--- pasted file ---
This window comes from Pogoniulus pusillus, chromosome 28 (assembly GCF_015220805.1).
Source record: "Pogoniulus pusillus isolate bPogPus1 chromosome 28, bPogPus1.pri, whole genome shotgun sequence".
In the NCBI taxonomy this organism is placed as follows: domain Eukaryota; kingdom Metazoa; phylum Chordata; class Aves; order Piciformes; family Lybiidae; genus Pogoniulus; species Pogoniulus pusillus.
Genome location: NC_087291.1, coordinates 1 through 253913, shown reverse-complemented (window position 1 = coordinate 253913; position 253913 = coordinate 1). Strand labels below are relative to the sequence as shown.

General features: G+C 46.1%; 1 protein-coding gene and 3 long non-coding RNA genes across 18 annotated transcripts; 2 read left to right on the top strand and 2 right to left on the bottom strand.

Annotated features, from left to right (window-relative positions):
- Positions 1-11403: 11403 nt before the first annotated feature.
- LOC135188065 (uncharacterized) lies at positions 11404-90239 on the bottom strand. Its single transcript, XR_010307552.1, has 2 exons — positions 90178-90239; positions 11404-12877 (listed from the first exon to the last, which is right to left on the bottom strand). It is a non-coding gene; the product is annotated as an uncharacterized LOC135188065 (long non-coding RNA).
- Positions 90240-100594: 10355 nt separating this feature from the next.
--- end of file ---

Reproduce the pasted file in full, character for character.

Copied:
This window comes from Pogoniulus pusillus, chromosome 28 (assembly GCF_015220805.1).
Source record: "Pogoniulus pusillus isolate bPogPus1 chromosome 28, bPogPus1.pri, whole genome shotgun sequence".
In the NCBI taxonomy this organism is placed as follows: domain Eukaryota; kingdom Metazoa; phylum Chordata; class Aves; order Piciformes; family Lybiidae; genus Pogoniulus; species Pogoniulus pusillus.
Genome location: NC_087291.1, coordinates 1 through 253913, shown reverse-complemented (window position 1 = coordinate 253913; position 253913 = coordinate 1). Strand labels below are relative to the sequence as shown.

General features: G+C 46.1%; 1 protein-coding gene and 3 long non-coding RNA genes across 18 annotated transcripts; 2 read left to right on the top strand and 2 right to left on the bottom strand.

Annotated features, from left to right (window-relative positions):
- Positions 1-11403: 11403 nt before the first annotated feature.
- LOC135188065 (uncharacterized) lies at positions 11404-90239 on the bottom strand. Its single transcript, XR_010307552.1, has 2 exons — positions 90178-90239; positions 11404-12877 (listed from the first exon to the last, which is right to left on the bottom strand). It is a non-coding gene; the product is annotated as an uncharacterized LOC135188065 (long non-coding RNA).
- Positions 90240-100594: 10355 nt separating this feature from the next.